I see the teres major limiting horizontal adduction, arm elevation, and disassociation of the shoulder and scapula.  Again, if you haven’t read my previous article on the teres major go back and read more about this.  For the self-myofascial release techniques, we’ll work on these three areas.

I always start by rolling out the area and pausing on any tight/sore spots.  Most people stop there, but I think it is important to incorporate some movement with the self-myofascial release techniques.  In this video, I show you how I work the teres major during both horizontal adduction and arm elevation.  It is pretty hard to stretch the teres major, but I usually recommend following the self myofascial release for the teres major up with the cross body genie stretch.  This could also work well for the latissimus and even posterior rotator cuff.

 

Self Myofascial Release for the Teres Major

 

Teres Major: An Important Muscle that is Often Overlooked in Throwers

There is no doubt that baseball pitchers and other overhead athletes get tight from throwing.  We originally showed this in my study published in AJSM, pitchers had an immediate loss of shoulder internal rotation after 45 pitches on the mound.

I often say that this loss of motion can easily become cumulative if not addressed, and unfortunately, the majority of baseball pitchers I see tend to need work on their soft tissue mobility.  I believe this is directly related to the cumulative trauma to the muscles that has been left unaddressed for some time.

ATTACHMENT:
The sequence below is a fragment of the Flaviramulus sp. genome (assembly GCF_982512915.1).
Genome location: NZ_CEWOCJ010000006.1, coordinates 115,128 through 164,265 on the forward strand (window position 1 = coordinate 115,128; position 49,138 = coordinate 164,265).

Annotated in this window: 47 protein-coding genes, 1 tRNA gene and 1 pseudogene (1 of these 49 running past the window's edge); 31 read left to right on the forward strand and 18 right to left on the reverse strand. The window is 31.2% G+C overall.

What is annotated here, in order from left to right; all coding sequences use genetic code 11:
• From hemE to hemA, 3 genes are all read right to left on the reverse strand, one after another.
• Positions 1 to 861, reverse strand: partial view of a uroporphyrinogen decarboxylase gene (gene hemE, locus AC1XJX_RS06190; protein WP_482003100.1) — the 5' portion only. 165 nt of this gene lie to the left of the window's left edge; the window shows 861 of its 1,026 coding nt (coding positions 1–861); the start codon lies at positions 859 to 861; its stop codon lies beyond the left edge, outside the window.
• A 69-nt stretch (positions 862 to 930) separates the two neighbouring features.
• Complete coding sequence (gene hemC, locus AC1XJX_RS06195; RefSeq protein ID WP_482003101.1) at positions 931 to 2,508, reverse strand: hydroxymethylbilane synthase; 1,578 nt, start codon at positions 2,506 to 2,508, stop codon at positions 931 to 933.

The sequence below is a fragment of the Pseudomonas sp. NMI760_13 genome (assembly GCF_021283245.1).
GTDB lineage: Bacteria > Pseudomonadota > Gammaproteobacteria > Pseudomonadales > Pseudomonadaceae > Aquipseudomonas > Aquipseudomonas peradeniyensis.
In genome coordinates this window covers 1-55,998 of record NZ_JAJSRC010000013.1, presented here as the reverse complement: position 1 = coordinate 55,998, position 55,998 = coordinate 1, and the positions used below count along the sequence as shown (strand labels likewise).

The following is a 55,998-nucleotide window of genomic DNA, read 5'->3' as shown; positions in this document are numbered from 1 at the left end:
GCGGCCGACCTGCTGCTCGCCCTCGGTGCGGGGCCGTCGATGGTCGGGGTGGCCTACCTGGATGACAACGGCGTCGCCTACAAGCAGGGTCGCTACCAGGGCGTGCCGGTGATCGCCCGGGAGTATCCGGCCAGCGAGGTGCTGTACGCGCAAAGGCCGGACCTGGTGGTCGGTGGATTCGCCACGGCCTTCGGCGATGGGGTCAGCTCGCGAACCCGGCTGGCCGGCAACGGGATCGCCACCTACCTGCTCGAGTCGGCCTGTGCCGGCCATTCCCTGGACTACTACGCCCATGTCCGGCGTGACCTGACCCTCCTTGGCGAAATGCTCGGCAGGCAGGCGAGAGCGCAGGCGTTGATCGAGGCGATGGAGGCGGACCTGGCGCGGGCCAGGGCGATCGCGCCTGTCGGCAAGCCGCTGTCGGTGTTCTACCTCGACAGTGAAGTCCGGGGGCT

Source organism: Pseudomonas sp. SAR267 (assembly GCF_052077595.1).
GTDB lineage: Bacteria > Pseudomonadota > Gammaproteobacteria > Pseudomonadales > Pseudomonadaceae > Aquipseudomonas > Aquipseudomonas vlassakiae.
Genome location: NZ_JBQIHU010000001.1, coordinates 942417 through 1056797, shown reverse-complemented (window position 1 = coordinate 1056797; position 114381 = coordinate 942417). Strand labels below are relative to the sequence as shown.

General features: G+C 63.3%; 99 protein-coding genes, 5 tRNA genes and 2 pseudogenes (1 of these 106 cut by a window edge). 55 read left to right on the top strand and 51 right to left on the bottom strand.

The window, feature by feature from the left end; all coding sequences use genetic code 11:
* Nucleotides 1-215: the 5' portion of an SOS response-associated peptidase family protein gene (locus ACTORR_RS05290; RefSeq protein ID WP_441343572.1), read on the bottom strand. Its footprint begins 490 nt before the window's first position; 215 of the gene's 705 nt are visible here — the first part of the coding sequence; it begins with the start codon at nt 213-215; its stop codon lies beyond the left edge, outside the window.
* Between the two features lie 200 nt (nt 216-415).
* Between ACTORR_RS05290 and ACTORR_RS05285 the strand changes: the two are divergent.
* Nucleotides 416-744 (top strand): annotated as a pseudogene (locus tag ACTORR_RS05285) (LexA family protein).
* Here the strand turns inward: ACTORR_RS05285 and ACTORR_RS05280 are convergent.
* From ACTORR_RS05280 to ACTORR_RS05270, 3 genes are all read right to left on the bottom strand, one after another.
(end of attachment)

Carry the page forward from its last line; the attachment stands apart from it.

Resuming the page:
I am a firm believer that regular soft tissue maintenance work is important for baseball pitchers, but I also understand that having access someone like me isn’t very realistic for many athletes.

We have come a long way with tools to work on your own soft tissue, like foam rolling, massage sticks, and trigger point balls.  For throwers, we have been recommending the use of these tools for some time and you often see people focused on a few key areas like the posterior rotator cuff, lats, and pecs.  This is for good reason!

But there is another spot that I bet you are missing that I think is pretty important and will help you feel better quickly.

 

Teres Major